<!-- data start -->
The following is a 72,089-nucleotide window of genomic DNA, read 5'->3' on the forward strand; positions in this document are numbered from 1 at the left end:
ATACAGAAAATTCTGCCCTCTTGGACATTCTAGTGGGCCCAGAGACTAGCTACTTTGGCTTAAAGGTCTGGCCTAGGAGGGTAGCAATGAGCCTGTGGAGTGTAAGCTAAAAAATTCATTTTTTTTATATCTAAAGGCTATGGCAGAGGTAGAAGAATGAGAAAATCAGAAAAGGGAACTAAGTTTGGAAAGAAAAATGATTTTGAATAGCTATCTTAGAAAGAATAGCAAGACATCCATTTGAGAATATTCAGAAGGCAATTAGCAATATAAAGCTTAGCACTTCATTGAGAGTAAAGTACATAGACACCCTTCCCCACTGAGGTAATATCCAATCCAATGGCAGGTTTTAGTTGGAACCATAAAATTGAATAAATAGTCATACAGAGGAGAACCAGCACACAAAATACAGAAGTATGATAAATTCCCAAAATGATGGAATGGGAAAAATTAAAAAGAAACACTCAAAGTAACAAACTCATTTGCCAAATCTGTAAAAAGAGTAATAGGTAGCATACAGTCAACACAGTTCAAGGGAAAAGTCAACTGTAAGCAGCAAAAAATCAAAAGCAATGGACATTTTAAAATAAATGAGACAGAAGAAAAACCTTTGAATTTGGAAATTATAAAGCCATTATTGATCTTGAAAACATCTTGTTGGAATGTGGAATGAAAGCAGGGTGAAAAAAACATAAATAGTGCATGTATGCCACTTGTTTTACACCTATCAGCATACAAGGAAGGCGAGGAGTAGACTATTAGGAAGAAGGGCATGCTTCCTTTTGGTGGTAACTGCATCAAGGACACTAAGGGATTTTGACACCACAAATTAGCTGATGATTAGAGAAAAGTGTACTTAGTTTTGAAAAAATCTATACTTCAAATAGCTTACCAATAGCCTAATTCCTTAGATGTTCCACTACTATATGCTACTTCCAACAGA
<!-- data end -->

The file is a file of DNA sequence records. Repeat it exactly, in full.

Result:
The following is a 72,089-nucleotide window of genomic DNA, read 5'->3' on the forward strand; positions in this document are numbered from 1 at the left end:
ATACAGAAAATTCTGCCCTCTTGGACATTCTAGTGGGCCCAGAGACTAGCTACTTTGGCTTAAAGGTCTGGCCTAGGAGGGTAGCAATGAGCCTGTGGAGTGTAAGCTAAAAAATTCATTTTTTTTATATCTAAAGGCTATGGCAGAGGTAGAAGAATGAGAAAATCAGAAAAGGGAACTAAGTTTGGAAAGAAAAATGATTTTGAATAGCTATCTTAGAAAGAATAGCAAGACATCCATTTGAGAATATTCAGAAGGCAATTAGCAATATAAAGCTTAGCACTTCATTGAGAGTAAAGTACATAGACACCCTTCCCCACTGAGGTAATATCCAATCCAATGGCAGGTTTTAGTTGGAACCATAAAATTGAATAAATAGTCATACAGAGGAGAACCAGCACACAAAATACAGAAGTATGATAAATTCCCAAAATGATGGAATGGGAAAAATTAAAAAGAAACACTCAAAGTAACAAACTCATTTGCCAAATCTGTAAAAAGAGTAATAGGTAGCATACAGTCAACACAGTTCAAGGGAAAAGTCAACTGTAAGCAGCAAAAAATCAAAAGCAATGGACATTTTAAAATAAATGAGACAGAAGAAAAACCTTTGAATTTGGAAATTATAAAGCCATTATTGATCTTGAAAACATCTTGTTGGAATGTGGAATGAAAGCAGGGTGAAAAAAACATAAATAGTGCATGTATGCCACTTGTTTTACACCTATCAGCATACAAGGAAGGCGAGGAGTAGACTATTAGGAAGAAGGGCATGCTTCCTTTTGGTGGTAACTGCATCAAGGACACTAAGGGATTTTGACACCACAAATTAGCTGATGATTAGAGAAAAGTGTACTTAGTTTTGAAAAAATCTATACTTCAAATAGCTTACCAATAGCCTAATTCCTTAGATGTTCCACTACTATATGCTACTTCCAACAGA